Count Ohio Gov. John Kasich among the GOP presidential contenders lining up to call for elimination of the Export-Import Bank, a small agency created to help U.S. companies sell products abroad.
He’s also stepping away from at least two votes he made as a U.S. House member to reauthorize the 81-year-old agency.
Both in 1992 and 1997, Kasich joined more than 300 colleagues to vote overwhelmingly to reauthorize the bank. The House had previously reauthorized the bank in 1983 and 1986, both times by voice vote.
The Export-Import Bank also was left off a list of 12 federal programs that Kasich and a coalition of interest groups sought to eliminate in 1997. That effort was a part of a larger attempt at what Kasich called “corporate welfare reform.”
Even then, the bank was targeted by critics who said it focused too heavily on helping big corporations and not enough on small ones. Still, Kasich months later joined 377 House colleagues once again in voting to reauthorize the bank.
So, why the change of heart now?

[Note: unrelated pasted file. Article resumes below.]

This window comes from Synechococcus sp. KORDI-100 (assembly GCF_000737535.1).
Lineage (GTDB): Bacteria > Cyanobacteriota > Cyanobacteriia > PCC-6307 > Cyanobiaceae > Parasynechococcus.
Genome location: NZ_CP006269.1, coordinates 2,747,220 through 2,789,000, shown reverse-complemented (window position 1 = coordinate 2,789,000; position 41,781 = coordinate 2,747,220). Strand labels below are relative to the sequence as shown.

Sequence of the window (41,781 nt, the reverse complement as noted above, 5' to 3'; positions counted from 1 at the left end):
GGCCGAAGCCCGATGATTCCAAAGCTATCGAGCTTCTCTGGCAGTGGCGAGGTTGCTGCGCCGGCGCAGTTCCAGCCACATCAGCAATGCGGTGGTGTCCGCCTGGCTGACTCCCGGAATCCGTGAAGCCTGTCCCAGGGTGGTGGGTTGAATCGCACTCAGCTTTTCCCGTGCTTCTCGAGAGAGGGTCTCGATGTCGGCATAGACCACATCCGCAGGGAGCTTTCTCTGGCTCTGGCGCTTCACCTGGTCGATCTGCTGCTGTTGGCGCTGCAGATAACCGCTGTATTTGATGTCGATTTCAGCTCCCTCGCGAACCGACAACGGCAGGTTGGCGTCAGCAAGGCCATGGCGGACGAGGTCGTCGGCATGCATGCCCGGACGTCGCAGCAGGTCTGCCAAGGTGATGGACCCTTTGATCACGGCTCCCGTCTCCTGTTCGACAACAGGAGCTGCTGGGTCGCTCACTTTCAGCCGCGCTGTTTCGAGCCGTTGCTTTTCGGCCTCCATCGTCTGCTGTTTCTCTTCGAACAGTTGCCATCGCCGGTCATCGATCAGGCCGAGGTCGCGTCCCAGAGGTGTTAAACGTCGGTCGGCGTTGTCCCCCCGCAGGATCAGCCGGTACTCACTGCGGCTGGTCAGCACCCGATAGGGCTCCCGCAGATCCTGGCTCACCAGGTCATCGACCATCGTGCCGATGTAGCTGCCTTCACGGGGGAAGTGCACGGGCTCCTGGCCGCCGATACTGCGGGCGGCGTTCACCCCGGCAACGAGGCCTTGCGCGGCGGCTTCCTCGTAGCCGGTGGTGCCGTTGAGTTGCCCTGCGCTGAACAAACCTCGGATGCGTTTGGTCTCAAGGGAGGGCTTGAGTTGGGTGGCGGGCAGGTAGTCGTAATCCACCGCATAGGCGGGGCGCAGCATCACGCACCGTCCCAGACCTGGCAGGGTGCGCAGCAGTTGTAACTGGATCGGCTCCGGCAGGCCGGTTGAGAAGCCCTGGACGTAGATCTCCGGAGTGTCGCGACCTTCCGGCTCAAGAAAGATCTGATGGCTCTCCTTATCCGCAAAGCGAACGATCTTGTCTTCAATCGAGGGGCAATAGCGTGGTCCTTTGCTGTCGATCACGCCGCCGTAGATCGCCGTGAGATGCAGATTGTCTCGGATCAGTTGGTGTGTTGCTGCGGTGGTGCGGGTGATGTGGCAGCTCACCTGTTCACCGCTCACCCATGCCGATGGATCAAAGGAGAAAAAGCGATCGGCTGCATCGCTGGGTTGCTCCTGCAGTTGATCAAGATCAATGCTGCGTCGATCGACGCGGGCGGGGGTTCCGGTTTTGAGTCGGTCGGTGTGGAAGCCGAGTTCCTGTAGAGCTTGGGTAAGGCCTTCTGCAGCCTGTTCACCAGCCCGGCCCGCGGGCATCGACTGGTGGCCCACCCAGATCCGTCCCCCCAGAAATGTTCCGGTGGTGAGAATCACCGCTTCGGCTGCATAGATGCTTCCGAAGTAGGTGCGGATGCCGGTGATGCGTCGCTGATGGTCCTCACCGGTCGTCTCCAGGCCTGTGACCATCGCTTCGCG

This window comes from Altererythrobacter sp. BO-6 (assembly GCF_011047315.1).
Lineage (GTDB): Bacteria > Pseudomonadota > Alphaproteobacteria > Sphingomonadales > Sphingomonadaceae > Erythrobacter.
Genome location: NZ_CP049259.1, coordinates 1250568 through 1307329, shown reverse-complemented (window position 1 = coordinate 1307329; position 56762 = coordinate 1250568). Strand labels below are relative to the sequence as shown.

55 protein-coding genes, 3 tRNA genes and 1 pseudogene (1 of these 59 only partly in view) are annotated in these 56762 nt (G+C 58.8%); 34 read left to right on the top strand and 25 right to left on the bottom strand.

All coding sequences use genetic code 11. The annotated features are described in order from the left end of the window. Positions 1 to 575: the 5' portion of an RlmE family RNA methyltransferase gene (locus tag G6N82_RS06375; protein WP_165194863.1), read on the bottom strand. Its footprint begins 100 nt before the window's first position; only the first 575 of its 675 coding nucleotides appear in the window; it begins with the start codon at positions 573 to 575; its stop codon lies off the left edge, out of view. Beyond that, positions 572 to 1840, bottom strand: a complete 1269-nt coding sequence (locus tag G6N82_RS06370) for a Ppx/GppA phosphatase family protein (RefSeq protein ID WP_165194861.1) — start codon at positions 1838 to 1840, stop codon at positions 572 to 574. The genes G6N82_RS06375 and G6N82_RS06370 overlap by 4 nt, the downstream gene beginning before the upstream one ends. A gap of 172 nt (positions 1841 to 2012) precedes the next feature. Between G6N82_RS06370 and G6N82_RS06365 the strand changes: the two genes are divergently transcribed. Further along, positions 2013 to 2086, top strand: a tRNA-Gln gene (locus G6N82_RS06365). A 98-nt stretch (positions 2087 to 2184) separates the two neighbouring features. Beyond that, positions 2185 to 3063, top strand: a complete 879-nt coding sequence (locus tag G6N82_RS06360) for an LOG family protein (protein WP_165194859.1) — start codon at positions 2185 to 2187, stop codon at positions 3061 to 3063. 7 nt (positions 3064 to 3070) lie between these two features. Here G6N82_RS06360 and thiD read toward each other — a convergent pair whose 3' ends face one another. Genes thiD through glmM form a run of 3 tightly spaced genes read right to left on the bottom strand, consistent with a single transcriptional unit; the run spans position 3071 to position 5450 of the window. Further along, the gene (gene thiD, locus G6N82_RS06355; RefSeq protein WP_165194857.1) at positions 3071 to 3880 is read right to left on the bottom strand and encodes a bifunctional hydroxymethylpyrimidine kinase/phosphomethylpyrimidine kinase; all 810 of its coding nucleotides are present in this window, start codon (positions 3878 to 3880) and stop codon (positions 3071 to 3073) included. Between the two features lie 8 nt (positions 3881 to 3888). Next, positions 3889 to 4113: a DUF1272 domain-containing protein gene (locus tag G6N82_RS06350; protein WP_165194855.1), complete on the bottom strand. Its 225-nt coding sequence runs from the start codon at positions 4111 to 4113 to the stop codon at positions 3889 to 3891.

“If a bank doesn’t want to make a loan to a big company, I’m not so sure that the lady who cleaned my room today should,” Kasich said as he campaigned Wednesday in South Carolina. Asked about his past support, Kasich acknowledged, “maybe I did” vote for the bank while in Congress.
“I was involved significantly in corporate welfare reform,” he said. “I can’t tell you why we missed the EXIM bank. Being governor, too, I’m not really big on subsidies. Now, there’s no hard and fast rule on that, but I’m not even going to have a vote on that. It’s going to be decided here in Congress.”
One of the leading voices in opposition to the agency is Rep. Jim Jordan, R-Urbana, who calls it a “slush fund” for politically connected businesses. Supporters, including the U.S. Chamber of Commerce, say the agency provides a necessary assist to companies entering foreign markets. Between 2007 and 2014, 258 Ohio businesses benefited from the program.
Kasich said he hasn’t thought much about the bank until he began reading about it “in the last several weeks.”
“If I were to say, ‘do I think it should continue,’ I would say no,” he said.
Scott Milburn, a Kasich spokesman, said times have changed since Kasich’s votes to reauthorize the program.
“The governor was skeptical of the bank as Budget chairman, and sought to tighten the rules for it back then, but when these recent problems are combined with the huge debt we face, supporting it becomes a much bigger lift today than it was in years past, especially for someone who’s traditionally opposed to corporate welfare to begin with,” Milburn said.
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